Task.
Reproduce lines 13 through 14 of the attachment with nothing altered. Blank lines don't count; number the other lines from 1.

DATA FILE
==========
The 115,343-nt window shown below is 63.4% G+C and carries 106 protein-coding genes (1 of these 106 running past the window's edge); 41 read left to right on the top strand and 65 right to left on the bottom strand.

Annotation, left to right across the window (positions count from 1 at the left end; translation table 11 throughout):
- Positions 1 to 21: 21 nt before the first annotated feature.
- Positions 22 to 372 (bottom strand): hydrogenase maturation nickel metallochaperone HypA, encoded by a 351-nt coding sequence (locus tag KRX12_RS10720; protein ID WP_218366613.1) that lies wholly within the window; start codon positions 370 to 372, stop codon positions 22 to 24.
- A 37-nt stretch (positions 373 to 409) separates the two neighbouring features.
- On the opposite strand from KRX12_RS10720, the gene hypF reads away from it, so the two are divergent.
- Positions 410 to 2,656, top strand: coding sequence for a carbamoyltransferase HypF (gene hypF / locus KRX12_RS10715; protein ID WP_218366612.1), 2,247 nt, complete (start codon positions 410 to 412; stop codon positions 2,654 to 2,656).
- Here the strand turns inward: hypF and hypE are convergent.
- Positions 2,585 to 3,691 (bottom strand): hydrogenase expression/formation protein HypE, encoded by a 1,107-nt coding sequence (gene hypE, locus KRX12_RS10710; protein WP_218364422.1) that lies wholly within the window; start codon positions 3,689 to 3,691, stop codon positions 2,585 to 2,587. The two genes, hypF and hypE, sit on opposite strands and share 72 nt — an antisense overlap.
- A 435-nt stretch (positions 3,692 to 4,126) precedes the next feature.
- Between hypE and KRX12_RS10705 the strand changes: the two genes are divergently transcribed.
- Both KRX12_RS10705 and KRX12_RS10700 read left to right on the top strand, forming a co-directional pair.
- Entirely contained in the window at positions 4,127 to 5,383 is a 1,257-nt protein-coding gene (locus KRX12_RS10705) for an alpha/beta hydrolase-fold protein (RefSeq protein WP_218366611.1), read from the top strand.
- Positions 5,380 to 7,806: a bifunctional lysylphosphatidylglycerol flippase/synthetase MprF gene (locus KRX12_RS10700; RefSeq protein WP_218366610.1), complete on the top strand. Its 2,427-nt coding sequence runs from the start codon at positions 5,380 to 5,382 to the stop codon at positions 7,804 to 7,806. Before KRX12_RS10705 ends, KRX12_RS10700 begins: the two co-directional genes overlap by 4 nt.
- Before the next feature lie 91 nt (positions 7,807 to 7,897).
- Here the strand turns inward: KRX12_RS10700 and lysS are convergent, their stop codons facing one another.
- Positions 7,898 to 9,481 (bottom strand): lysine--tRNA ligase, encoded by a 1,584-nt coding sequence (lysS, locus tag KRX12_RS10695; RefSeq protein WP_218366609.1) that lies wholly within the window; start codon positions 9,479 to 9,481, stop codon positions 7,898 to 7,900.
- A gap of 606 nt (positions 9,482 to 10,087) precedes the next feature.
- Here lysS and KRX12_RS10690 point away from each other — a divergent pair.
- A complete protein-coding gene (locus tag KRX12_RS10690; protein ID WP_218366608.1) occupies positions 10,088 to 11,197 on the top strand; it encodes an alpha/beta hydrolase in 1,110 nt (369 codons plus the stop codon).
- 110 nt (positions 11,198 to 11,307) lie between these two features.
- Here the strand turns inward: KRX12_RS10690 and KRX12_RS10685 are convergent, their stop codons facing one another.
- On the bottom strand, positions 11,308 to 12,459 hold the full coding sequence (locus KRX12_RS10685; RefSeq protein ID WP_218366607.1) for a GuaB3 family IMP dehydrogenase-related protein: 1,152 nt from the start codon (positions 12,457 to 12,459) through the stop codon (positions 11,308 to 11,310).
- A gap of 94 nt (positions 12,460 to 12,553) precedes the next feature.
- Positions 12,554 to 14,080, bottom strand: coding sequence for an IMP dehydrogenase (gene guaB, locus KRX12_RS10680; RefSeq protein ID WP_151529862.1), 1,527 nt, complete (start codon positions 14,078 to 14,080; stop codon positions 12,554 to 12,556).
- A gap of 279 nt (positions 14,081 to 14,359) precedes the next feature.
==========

- Entirely contained in the window at positions 4,127 to 5,383 is a 1,257-nt protein-coding gene (locus KRX12_RS10705) for an alpha/beta hydrolase-fold protein (RefSeq protein WP_218366611.1), read from the top strand.
- Positions 5,380 to 7,806: a bifunctional lysylphosphatidylglycerol flippase/synthetase MprF gene (locus KRX12_RS10700; RefSeq protein WP_218366610.1), complete on the top strand. Its 2,427-nt coding sequence runs from the start codon at positions 5,380 to 5,382 to the stop codon at positions 7,804 to 7,806. Before KRX12_RS10705 ends, KRX12_RS10700 begins: the two co-directional genes overlap by 4 nt.